Getting doses of the COVID-19 vaccine to all corners of the province has taken some logistical gymnastics, says Alberta Health Minister Tyler Shandro, and so far there have been 38,000 doses given out outside of the Edmonton and Calgary zones.
Those doses have been given out at 92 sites outside of Edmonton and Calgary. Despite cold storage requirements of -80 C for the Pfizer vaccine and-20 C for Moderna, Alberta's vaccine task force head Paul Wynnyk says there has been no spoilage due to temperature.
"I'm actually quite proud of the work that everybody did in that regard, because of the incredible cold storage requirements," Wynnyk said.
So far, 354 long-term care facilities across the province have had vaccinations distributed with 28,000 residents and 3,600 staff having already got the shot.
On Tuesday, Shandro, Wynnyk and Alberta Chief Medical Officer of Health Dr. Deena Hinshaw spoke with rural media to update residents on the vaccine rollout happening across the province.
Vaccine delays have been widespread in Alberta and across Canada after the Pfizer manufacturing facility shut down temporarily so the company could scale up its operations.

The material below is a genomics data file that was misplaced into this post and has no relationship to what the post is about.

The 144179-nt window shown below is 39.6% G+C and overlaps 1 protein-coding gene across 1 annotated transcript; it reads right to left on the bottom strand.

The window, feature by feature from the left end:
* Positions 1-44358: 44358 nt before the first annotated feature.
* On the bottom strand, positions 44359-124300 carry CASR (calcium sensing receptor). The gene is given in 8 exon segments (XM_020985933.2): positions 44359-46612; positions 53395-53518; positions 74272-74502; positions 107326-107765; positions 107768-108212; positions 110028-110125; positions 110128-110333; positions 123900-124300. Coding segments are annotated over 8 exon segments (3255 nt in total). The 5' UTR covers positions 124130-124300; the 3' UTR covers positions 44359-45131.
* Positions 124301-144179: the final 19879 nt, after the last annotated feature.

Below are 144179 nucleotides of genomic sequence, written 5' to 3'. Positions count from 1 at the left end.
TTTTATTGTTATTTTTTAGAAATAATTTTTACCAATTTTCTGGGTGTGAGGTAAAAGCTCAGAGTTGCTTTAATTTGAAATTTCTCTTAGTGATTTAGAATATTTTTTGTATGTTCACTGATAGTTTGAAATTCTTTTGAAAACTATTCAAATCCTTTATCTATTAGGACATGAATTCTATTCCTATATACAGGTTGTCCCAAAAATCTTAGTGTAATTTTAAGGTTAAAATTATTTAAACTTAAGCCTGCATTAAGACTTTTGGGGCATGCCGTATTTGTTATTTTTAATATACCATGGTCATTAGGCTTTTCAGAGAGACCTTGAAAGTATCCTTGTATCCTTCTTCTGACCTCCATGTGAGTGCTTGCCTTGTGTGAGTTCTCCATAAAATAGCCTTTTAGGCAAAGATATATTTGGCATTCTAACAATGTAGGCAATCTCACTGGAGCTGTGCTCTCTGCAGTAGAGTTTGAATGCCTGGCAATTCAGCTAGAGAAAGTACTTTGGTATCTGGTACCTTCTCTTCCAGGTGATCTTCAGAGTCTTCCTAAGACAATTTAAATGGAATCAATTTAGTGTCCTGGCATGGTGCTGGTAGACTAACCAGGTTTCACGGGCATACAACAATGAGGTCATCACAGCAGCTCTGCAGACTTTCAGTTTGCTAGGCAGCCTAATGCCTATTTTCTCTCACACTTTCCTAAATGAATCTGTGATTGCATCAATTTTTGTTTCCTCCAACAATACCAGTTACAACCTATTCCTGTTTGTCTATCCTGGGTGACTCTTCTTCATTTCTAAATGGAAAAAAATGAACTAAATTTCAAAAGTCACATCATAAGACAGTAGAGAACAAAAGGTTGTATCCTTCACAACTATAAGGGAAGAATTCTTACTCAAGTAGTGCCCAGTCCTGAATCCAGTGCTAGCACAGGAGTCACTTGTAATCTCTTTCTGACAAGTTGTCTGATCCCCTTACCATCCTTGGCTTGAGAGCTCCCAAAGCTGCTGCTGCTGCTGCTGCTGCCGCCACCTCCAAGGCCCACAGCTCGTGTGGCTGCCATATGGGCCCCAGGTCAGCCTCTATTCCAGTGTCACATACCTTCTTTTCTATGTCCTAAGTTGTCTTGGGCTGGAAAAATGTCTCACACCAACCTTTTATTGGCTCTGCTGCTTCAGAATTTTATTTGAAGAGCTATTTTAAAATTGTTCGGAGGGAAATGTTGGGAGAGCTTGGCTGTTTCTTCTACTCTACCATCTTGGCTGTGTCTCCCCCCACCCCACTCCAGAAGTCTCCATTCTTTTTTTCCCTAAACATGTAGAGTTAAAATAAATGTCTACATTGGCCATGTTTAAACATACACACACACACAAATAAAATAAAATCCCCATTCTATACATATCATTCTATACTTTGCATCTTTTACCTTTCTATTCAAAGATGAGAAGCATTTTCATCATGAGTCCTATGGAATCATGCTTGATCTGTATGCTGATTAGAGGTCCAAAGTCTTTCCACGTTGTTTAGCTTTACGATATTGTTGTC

Due to those delays, the province is only distributing second doses of the vaccine to Albertans and not giving out any new doses until vaccine supply ramps up again.
When the province has more vaccine, it will focus on continuing to vaccinate those in phase 1 of its roll out plan, which includes seniors over the age of 75 and Indigenous seniors over the age of 65.
Once the province begins to execute the next phase of the vaccine rollout, Albertans will be notified through many different types of media on how they can book appointments.
"If they don't register in the first week they're eligible, they don't lose that opportunity," Hinshaw said.
Nobody will ever miss their turn for the vaccination, the top doctor said.
"Once eligible, always eligible."
COVID-19 in rural Alberta
Hinshaw said right now there is a perception that rural Alberta has fewer cases of COVID-19, but that is not the case.
"At the moment, (the) north zone has the highest active case rate of COVID-19 in the province of all five of the zones," Hinshaw said.
There are several municipalities in the north zone that have very high active cases right now, Hinshaw said, and the central zone has roughly the equivalent to Calgary right now in terms of active cases per 100,000.
"In both north zone and central zone, we've actually had an uptick in our new case numbers in the last week or so," Hinshaw said.
Because of high hospitalizations and cases across the entire province, and COVID-19 being present in all corners of Alberta, Hinshaw said Alberta Health will continue to take a province-wide approach to reopening rather than a regional one.
"If we do choose to ease restrictions faster in one area of the province, there is a risk that in the locations where we're seeing higher transmission, you could have people traveling from a higher transmission area to a lower transmission area; it could actually cause risk in those locations where there's more activities permitted," Hinshaw said.